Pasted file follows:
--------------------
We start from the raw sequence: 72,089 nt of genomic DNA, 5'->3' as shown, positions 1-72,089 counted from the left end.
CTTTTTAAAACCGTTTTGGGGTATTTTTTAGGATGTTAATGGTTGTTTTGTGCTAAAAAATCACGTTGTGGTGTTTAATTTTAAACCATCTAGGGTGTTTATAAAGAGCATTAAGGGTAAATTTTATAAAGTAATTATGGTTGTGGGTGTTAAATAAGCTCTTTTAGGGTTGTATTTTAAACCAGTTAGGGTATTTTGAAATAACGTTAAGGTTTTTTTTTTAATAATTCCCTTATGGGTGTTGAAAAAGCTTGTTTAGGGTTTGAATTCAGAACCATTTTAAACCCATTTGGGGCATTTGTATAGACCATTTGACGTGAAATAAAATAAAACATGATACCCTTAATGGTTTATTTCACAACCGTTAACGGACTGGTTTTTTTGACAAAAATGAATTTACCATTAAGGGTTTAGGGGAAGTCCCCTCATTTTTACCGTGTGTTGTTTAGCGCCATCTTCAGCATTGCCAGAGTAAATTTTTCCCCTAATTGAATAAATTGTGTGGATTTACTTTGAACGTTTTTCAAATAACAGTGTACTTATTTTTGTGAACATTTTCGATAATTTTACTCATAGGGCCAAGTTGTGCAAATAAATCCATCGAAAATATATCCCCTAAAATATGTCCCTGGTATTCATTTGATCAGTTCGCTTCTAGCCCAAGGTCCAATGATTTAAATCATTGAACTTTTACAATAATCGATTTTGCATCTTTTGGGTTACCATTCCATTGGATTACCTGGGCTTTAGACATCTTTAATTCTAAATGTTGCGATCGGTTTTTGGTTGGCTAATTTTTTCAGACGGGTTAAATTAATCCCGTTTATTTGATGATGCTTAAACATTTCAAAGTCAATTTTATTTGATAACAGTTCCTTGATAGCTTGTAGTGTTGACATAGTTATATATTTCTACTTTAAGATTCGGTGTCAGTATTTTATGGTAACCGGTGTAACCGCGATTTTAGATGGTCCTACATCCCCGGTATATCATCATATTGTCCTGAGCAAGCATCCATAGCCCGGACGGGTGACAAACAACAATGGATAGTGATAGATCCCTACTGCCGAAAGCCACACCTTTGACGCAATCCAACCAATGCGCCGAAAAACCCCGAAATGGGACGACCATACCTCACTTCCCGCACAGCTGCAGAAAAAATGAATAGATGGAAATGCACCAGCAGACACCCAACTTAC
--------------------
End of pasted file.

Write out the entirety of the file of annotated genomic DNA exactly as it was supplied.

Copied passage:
We start from the raw sequence: 72,089 nt of genomic DNA, 5'->3' as shown, positions 1-72,089 counted from the left end.
CTTTTTAAAACCGTTTTGGGGTATTTTTTAGGATGTTAATGGTTGTTTTGTGCTAAAAAATCACGTTGTGGTGTTTAATTTTAAACCATCTAGGGTGTTTATAAAGAGCATTAAGGGTAAATTTTATAAAGTAATTATGGTTGTGGGTGTTAAATAAGCTCTTTTAGGGTTGTATTTTAAACCAGTTAGGGTATTTTGAAATAACGTTAAGGTTTTTTTTTTAATAATTCCCTTATGGGTGTTGAAAAAGCTTGTTTAGGGTTTGAATTCAGAACCATTTTAAACCCATTTGGGGCATTTGTATAGACCATTTGACGTGAAATAAAATAAAACATGATACCCTTAATGGTTTATTTCACAACCGTTAACGGACTGGTTTTTTTGACAAAAATGAATTTACCATTAAGGGTTTAGGGGAAGTCCCCTCATTTTTACCGTGTGTTGTTTAGCGCCATCTTCAGCATTGCCAGAGTAAATTTTTCCCCTAATTGAATAAATTGTGTGGATTTACTTTGAACGTTTTTCAAATAACAGTGTACTTATTTTTGTGAACATTTTCGATAATTTTACTCATAGGGCCAAGTTGTGCAAATAAATCCATCGAAAATATATCCCCTAAAATATGTCCCTGGTATTCATTTGATCAGTTCGCTTCTAGCCCAAGGTCCAATGATTTAAATCATTGAACTTTTACAATAATCGATTTTGCATCTTTTGGGTTACCATTCCATTGGATTACCTGGGCTTTAGACATCTTTAATTCTAAATGTTGCGATCGGTTTTTGGTTGGCTAATTTTTTCAGACGGGTTAAATTAATCCCGTTTATTTGATGATGCTTAAACATTTCAAAGTCAATTTTATTTGATAACAGTTCCTTGATAGCTTGTAGTGTTGACATAGTTATATATTTCTACTTTAAGATTCGGTGTCAGTATTTTATGGTAACCGGTGTAACCGCGATTTTAGATGGTCCTACATCCCCGGTATATCATCATATTGTCCTGAGCAAGCATCCATAGCCCGGACGGGTGACAAACAACAATGGATAGTGATAGATCCCTACTGCCGAAAGCCACACCTTTGACGCAATCCAACCAATGCGCCGAAAAACCCCGAAATGGGACGACCATACCTCACTTCCCGCACAGCTGCAGAAAAAATGAATAGATGGAAATGCACCAGCAGACACCCAACTTAC